Posts Tagged ‘caitlin kittredge’


Caitlin Kittredge writes both YA and adult books including The Iron Codex series. She is the proud owner of an English degree, two cats, a morbid imagination, a taste for black clothing, punk rock, and comic books. Visit her website at www.caitlinkittredge.com to learn more.


The Finish Line

by Caitlin Kittredge

itcoversmallI read a lot about starting a steampunk story—how to worldbuild, how to create compelling characters, how to mix up timelines and history to make a unique, compelling universe—but I don’t see much about endings.

The last book in my Iron Codex trilogy was released in February  and while I’m sad to have the journey end—as any writer would be—I never intended the series to be more than three books. I always had an end in mind, a destination for the journey. I don’t think that’s necessary—some of the best writers I know start with no end in sight and figure it out as they go. But I knew these characters and their world had a single story to tell, and then I’d exit gracefully.

ngcoversmallYet, as I drew to the end of writing The Mirrored Shard, I found myself leaving little things open. Aoife, Dean and Cal get their endings—some happy, some not so happy—and the plot that carried me for three books wrapped up, but I left more ends open than I anticipated. Was I just being wistful? Maybe. But I think it’s a sign that maybe I didn’t say quite all I had to say about the world of the Iron Codex. Maybe there’s a short story, or a novella in my future. I can’t say!

I like little openings for future stories scattered here and there in the natural arc of the story I’m actually telling. I don’t like ambiguous endings. I blame a childhood of serial stories, mostly in comic book form, that led me to be the sort of writer who has to leave a few trails of breadcrumbs here and there for alternate storylines.

The Mirrored ShardI tried to strike a good balance in Mirrored Shard—all the major threads ending where I’d always intended them to. But there’s still one large element left without resolution at the end of Mirrored Shard, and that’s absolutely on purpose. In another time, with another set of characters, this could absolutely be its own series. I’ve only ended one series before the Iron Codex, and since those stories were serial, not really connected, it was very different. The heroine got her ending, the plot wrapped up, and everyone could pretty much go home happy (except the bad guys, of course.) This time, I like to think I was smarter, and left myself with another story to tell, a small door left open to sneak back into this world I’ve devoted close to half a decade to writing in, imagining, dreaming about.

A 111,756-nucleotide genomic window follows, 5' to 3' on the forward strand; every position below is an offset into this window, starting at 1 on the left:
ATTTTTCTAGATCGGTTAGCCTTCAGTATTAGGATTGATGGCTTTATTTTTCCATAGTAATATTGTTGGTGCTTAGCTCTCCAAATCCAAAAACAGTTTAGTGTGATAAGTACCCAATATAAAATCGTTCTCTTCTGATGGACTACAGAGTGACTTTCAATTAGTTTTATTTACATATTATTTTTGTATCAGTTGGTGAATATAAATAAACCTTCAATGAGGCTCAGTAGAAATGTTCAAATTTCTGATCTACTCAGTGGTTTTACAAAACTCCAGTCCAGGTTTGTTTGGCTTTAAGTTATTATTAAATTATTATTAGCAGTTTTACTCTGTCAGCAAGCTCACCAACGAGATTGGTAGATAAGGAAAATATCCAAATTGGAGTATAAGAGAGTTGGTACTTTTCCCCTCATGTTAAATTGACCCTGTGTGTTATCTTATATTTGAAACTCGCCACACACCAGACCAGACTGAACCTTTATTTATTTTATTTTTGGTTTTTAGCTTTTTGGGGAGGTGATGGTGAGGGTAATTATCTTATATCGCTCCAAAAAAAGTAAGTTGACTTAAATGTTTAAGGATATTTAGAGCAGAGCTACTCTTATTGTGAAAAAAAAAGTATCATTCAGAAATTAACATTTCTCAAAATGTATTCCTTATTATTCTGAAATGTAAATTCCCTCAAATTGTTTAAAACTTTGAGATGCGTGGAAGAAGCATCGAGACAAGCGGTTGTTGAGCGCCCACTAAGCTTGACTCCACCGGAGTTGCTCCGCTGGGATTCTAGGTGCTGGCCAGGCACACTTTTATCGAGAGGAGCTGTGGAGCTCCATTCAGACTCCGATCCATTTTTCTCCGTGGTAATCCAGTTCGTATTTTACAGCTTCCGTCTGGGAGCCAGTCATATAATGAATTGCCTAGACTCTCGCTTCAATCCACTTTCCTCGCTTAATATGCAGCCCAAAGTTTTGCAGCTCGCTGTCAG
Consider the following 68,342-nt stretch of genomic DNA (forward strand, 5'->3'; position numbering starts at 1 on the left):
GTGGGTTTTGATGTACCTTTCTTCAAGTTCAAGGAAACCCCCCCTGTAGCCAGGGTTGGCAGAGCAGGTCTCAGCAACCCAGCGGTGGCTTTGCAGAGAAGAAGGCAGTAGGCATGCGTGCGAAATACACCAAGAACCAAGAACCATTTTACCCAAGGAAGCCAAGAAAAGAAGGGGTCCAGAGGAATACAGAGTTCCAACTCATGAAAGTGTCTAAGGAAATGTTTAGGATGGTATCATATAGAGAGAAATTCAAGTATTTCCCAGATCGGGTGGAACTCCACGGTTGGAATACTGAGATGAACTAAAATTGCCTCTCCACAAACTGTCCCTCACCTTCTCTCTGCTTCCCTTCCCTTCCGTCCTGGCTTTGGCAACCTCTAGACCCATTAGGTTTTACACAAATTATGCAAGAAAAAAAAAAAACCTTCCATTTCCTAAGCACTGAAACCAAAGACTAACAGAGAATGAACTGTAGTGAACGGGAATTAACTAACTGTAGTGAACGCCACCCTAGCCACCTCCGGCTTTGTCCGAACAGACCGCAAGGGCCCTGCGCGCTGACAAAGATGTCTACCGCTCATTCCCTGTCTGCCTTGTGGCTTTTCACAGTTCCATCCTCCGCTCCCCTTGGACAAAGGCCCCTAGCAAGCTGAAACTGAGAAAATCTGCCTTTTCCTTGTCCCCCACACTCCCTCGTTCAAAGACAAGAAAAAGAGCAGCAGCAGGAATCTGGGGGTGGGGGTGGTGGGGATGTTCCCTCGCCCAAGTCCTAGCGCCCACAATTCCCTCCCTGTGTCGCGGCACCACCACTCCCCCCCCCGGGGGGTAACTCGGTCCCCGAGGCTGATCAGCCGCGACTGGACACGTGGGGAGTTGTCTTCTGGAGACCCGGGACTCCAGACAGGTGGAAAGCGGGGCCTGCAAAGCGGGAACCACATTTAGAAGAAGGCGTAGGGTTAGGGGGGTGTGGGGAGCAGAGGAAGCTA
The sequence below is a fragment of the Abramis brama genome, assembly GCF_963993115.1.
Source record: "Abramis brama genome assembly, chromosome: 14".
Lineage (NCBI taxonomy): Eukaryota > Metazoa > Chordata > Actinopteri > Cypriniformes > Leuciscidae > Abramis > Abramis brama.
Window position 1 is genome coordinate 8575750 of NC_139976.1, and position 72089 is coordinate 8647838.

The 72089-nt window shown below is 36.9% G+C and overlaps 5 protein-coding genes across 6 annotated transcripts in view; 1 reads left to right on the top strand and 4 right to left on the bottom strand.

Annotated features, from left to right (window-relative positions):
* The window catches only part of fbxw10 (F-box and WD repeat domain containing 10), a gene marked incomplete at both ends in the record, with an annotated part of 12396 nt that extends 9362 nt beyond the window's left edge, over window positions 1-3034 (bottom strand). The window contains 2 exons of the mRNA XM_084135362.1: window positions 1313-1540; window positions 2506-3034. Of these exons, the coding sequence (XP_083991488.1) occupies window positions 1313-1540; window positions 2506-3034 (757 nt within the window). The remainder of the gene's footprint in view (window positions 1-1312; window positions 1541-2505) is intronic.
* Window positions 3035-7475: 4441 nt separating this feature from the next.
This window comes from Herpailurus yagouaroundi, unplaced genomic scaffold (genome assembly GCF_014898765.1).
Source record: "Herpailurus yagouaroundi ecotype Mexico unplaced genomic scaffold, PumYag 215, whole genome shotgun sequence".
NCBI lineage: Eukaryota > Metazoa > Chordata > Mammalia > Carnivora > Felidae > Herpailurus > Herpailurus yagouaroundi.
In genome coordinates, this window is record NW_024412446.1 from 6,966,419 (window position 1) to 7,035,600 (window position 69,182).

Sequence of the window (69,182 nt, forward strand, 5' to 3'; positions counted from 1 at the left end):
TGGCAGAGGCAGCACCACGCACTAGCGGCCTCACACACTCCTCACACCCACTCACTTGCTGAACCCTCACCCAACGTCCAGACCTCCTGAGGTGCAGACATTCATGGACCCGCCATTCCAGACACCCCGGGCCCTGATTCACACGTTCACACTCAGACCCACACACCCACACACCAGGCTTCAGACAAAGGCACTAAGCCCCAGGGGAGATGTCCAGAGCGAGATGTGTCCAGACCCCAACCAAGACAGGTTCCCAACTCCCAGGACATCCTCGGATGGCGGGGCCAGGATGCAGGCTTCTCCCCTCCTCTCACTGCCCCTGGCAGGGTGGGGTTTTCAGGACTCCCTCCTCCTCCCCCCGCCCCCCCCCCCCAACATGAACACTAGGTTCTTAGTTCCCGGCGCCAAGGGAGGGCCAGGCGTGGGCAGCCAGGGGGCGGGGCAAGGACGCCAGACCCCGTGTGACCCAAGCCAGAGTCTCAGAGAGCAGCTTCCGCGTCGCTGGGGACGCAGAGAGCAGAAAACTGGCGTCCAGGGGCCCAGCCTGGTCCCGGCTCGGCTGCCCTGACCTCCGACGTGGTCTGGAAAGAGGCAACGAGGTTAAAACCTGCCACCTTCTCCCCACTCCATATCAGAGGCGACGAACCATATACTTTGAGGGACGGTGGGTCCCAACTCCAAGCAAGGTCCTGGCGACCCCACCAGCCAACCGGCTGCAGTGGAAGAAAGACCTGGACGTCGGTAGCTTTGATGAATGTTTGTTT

Like I said, maybe I’m just wistful. I love steampunk and Victoriana, so I know I’m definitely nostalgic!  But maybe in the future I’ll get another chance to go back to the start with a new set of characters and revisit Aoife’s world, explore that last thread left loose. Loose threads, after all, beg to be pulled and they exist in all of my favorite books. Tantalizing possibilities that, once explored, can lead to brave new worlds of their own.




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Steampunkapalooza is here!!!

First off, I’d like to announce the winners of our Steampunkapalooza kickoff giveaway of five copies of Rise of the Iron Moon.

And the winners are…


Katherine Wagner


Carlie A.

*lizzie starr

Please contact me at suzannelazear (@) hotmail to collect your prize.

Today to officially kick off Steampunkapalooza 2011, I am very excited to introduce Caitlin Kittredge.  I also have a copy of her new YA Steampunk The Iron Thorn to giveaway   to one lucky commenter.